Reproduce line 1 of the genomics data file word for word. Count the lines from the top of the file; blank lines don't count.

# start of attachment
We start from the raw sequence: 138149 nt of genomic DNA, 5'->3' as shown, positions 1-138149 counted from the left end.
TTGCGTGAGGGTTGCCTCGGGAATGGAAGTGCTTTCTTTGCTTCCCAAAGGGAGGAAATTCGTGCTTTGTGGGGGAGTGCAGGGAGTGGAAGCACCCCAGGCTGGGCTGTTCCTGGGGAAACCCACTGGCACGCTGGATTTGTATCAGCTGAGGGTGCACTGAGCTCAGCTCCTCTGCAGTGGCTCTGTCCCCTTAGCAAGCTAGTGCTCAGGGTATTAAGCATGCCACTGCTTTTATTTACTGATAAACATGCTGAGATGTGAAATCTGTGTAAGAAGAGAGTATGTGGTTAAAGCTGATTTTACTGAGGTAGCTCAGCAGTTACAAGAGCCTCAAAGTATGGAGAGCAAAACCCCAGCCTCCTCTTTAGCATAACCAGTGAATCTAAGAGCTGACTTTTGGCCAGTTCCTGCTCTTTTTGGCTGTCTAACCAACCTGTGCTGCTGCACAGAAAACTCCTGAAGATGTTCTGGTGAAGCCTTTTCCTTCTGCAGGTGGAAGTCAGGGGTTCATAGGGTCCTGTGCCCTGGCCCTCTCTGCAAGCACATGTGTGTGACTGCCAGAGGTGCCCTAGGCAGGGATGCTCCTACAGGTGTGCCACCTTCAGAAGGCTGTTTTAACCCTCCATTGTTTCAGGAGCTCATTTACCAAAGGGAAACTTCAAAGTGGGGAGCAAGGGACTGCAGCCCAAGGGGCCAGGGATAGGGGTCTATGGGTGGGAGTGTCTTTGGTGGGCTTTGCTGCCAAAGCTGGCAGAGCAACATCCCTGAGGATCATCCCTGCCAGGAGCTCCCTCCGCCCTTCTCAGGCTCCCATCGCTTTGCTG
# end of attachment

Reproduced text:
We start from the raw sequence: 138149 nt of genomic DNA, 5'->3' as shown, positions 1-138149 counted from the left end.